Weekley Jr., a student at Xavier University in Louisiana, was arrested Saturday, August 18, on the front lawn of his Venice home. Upon returning from breakfast and errands, Weekley said that he was reaching into his front gate (with his skateboard in his hand) when he heard footsteps rapidly approaching. Following a loud yell he said, he was grabbed by his hair, shoulders and shirt and immediately thrown to the ground.
“I didn’t know what was going on at first so I was just trying to control my body,” Weekley recalled.
He was completey compliant however, when he realized he was being arrested, he said. Despite his obedience, Weekley said that the officer to his right, reached over, grabbed his shoulder, took a step back and punched him in the face.
“Right then is when I realized that they didn’t care about my well-being at all,” he told the Sentinel in a recent interview.
Following the blow, he stated that the cop released his hold and he fell to the ground. Subsequently, two officers jumped on top of him. As he explained, “one detained my legs and hands and the other put his knee on the back of my neck, as he continued to punch my face three more times.”
It was then that Weekley said he began to cry for help and recognized that the cops were doing something wrong. Holding back tears, Weekley said that the police beat him until he was unconscious. When he finally came to, Weekley was in the back of the police car, asking to speak with family or friends.
“They never told me why I was being arrested,” said the Venice resident who was taken to Los Angeles County Jail’s Twin Towers and read his Miranda Rights.
Later news reports revealed that LAPD officers stopped Weekley Jr. for skateboarding in traffic on Sunset Avenue in Venice, which is a violation there. A spokesman from the department acknowledged that there was a use of force during the arrest and said Weekley was being charged with obstructing and resisting a police officer. The twenty year old science major, was found to have three outstanding warrants.
But Crump is dismissing the seriousness of those warrants, saying the claim is a weak attempt by officers to justify their actions.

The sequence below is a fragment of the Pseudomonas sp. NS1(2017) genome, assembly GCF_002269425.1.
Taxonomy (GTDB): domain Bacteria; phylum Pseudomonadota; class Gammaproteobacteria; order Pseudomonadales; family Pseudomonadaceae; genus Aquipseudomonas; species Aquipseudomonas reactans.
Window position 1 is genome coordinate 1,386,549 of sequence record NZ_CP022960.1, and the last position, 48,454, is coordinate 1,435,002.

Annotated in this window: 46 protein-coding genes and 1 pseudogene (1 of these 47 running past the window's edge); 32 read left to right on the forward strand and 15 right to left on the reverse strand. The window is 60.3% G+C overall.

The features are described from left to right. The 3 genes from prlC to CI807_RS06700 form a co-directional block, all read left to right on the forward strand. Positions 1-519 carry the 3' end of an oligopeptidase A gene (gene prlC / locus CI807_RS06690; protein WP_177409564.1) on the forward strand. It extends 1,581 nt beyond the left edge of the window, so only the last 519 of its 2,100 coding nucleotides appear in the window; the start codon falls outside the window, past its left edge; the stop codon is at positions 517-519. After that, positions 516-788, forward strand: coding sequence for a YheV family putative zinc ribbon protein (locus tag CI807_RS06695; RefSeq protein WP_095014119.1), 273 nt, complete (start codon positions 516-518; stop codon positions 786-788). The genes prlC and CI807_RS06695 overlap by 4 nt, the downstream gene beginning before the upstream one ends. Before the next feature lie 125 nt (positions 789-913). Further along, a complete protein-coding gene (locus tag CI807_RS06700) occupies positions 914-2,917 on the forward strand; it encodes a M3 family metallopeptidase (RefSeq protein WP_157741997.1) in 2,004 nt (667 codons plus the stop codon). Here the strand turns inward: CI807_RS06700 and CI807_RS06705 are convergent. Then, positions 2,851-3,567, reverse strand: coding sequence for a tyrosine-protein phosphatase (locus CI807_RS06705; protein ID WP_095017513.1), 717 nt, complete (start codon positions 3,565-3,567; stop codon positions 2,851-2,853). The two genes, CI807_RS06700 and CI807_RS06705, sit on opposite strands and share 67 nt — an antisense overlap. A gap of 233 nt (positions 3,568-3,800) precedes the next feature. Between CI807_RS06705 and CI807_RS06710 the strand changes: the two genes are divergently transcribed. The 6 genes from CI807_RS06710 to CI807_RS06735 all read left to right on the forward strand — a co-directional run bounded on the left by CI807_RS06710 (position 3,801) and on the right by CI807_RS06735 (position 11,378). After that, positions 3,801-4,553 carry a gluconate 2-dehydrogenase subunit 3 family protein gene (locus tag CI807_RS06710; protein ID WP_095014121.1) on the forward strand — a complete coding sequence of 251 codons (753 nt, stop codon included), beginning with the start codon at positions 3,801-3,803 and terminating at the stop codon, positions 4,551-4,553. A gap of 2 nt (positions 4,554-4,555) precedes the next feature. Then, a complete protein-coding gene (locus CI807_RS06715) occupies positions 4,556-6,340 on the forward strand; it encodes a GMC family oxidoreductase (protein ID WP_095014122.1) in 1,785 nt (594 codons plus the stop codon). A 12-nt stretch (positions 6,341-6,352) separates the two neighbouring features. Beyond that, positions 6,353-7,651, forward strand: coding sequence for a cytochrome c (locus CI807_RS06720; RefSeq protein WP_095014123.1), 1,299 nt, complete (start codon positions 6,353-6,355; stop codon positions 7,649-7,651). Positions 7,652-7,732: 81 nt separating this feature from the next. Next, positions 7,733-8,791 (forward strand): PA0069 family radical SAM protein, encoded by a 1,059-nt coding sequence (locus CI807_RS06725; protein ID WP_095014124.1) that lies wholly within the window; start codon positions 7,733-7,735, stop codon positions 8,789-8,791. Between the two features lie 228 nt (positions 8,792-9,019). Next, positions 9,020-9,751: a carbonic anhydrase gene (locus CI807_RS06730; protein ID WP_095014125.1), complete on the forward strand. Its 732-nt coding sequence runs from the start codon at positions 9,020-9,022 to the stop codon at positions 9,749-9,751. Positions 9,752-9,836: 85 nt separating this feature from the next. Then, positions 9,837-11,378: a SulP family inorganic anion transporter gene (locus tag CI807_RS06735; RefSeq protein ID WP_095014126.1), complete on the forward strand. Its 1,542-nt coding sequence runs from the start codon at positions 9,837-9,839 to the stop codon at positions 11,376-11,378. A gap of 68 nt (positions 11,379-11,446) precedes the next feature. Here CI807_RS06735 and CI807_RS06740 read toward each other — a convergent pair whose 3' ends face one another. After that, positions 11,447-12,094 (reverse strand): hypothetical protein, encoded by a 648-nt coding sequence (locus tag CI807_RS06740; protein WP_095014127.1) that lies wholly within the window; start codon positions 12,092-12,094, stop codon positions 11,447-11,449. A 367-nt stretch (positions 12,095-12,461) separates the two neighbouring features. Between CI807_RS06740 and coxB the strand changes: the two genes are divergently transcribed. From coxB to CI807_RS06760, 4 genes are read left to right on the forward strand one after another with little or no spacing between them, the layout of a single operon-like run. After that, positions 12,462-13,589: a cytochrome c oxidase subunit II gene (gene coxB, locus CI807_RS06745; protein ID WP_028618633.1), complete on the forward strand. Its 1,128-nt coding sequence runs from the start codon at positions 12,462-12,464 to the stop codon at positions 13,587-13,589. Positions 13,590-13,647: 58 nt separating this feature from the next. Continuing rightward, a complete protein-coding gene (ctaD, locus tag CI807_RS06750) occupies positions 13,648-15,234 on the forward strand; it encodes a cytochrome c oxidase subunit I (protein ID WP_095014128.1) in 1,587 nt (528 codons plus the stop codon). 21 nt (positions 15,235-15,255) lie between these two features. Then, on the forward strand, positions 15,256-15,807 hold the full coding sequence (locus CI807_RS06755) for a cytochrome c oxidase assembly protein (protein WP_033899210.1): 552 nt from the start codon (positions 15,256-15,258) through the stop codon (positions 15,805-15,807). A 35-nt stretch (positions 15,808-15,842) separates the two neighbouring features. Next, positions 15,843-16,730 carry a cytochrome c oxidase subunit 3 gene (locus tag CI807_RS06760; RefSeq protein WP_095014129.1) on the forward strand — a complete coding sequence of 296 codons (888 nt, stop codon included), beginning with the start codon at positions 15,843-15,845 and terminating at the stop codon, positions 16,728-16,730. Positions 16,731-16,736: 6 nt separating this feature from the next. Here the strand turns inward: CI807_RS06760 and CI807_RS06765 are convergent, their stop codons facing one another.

“Here’s what those warrants are about,” he explained.
“He is 20 years old … he’s had a warrant for a curfew violation … at 16, he was riding his bicycle on the sidewalk … and for driving without a license. Furthermore, they did not stop him for any of those reasons. It’s ridiculous for them to try to offer that up, but that’s what they’re doing so it’s important that we get on the record of what these so-called warrants were for.”
Weekley said he suffered a concussion, broken nose and broken cheekbone. He was not properly treated until an African American officer noticed his injuries, he said. Before that, he was given Vicodin and sent back to his cell.
Weekley Jr. and his father Ronald Weekley Sr. joined Crump at a press conference this week demanding that the officers involved be held accountable.
“Everybody in Venice has told me that they don’t stop anybody for skate boarding in Venice,” Crump said.
“That’s part of the culture there … that’s what they do all day. When he was in the car and he asked why did they do this to him, they say because he was a dumb ass, who was skating on the wrong side of the road…”
Weekley was supposed to return to school next week. His court date is in mid September.
August 23, 2012
By BRADLEY KLAPPER Associated Press
For the first time in its 80-year history, Augusta National Golf Club has female members.
The home of the Masters, under increasing criticism the last decade because of its all-male membership, invited former Secretary of State Condoleezza Rice and South Carolina financier Darla Moore to become the first women in green jackets when the club opens for a new season in October.
Both women accepted.
“This is a joyous occasion,” said Augusta National chairman Billy Payne.
The move likely ends a debate that intensified in 2002 when Martha Burk of the National Council of Women’s Organizations urged the club to include women among its members. Former club chairman Hootie Johnson stood his ground, even at the cost of losing Masters television sponsors for two years, when he famously said Augusta National might one day have a woman in a green jacket, “but not at the point of a bayonet.”